The engine works by drawing in the medium at the front, compressing it and accelerating it, then forcing it out at the back at a much higher speed. A squid does this by squeezing with its muscles, but jet engines require fuel, combustion and complex arrangements of turbines1.
The acceleration of the air or water in one direction causes an equal and opposite reaction, namely an acceleration of the engine or the squid in the opposite direction.
Going back to the swing analogy, the air in front of the jet engine is simply a continuous supply of jackets to throw out at the back. A jet engine therefore absolutely requires the presence of a medium which it can accelerate in order to work.
A rocket is in principle simpler than a jet engine, which may explain why rockets were invented so much earlier.
Basically, a rocket burns fuel and throws the combustion products out behind it. This produces the familiar 'equal and opposite reaction' and accelerates the rocket forward until the fuel runs out. And that's it.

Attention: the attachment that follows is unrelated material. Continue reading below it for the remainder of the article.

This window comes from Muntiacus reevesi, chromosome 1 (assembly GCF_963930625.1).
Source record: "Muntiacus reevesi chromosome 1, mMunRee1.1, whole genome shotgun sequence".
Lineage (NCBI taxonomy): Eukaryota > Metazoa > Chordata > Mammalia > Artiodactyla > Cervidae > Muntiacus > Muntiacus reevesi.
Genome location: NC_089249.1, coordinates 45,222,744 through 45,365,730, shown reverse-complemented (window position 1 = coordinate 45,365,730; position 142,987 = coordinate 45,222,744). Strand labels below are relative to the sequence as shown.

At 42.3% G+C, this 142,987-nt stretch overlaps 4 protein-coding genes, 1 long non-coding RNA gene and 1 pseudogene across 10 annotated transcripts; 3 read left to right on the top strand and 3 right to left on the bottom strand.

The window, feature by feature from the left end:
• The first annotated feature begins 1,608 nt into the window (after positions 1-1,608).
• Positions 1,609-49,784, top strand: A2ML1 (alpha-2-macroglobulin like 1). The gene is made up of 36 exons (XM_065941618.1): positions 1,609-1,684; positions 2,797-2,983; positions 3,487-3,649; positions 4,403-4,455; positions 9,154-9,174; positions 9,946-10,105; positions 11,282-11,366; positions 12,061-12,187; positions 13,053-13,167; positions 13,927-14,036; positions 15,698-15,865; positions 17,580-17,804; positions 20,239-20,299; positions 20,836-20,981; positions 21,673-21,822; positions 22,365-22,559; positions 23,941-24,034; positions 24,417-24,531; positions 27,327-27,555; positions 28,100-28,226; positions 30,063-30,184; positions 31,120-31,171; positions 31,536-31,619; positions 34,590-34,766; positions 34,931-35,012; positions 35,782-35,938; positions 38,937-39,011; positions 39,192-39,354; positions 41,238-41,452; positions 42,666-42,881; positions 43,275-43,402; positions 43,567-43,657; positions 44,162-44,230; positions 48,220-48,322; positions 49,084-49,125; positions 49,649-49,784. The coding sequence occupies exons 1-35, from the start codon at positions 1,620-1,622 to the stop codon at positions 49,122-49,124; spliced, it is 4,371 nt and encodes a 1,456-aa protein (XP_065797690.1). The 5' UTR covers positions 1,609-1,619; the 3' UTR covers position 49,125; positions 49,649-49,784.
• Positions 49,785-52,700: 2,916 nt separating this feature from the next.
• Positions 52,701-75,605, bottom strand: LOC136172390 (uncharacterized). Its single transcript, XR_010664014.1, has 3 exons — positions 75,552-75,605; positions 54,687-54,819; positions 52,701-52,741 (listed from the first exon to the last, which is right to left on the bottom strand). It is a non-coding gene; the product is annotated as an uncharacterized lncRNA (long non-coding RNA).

In the swing analogy, a rocket engine has all the jackets it needs on the swing already - it needs no external supply. This on-board supply is sometimes called the reaction mass. Since a rocket can carry as much reaction mass as it needs, it can work perfectly well in the vacuum of space.
Jets vs Rockets
A jet uses the combustion of a small quantity of fuel to accelerate a large quantity of air. To get the same reaction, a rocket must combust a huge quantity of fuel, which also needs to be extremely high in energy. Petroleum products are fine for cars, and even jets, but rockets such as the space shuttle burn exotic mixtures mainly composed of hydrogen and oxygen. Because of these quantities, rockets are terribly inefficient compared to jets, which explains why Concorde has no competition from rocket airliners.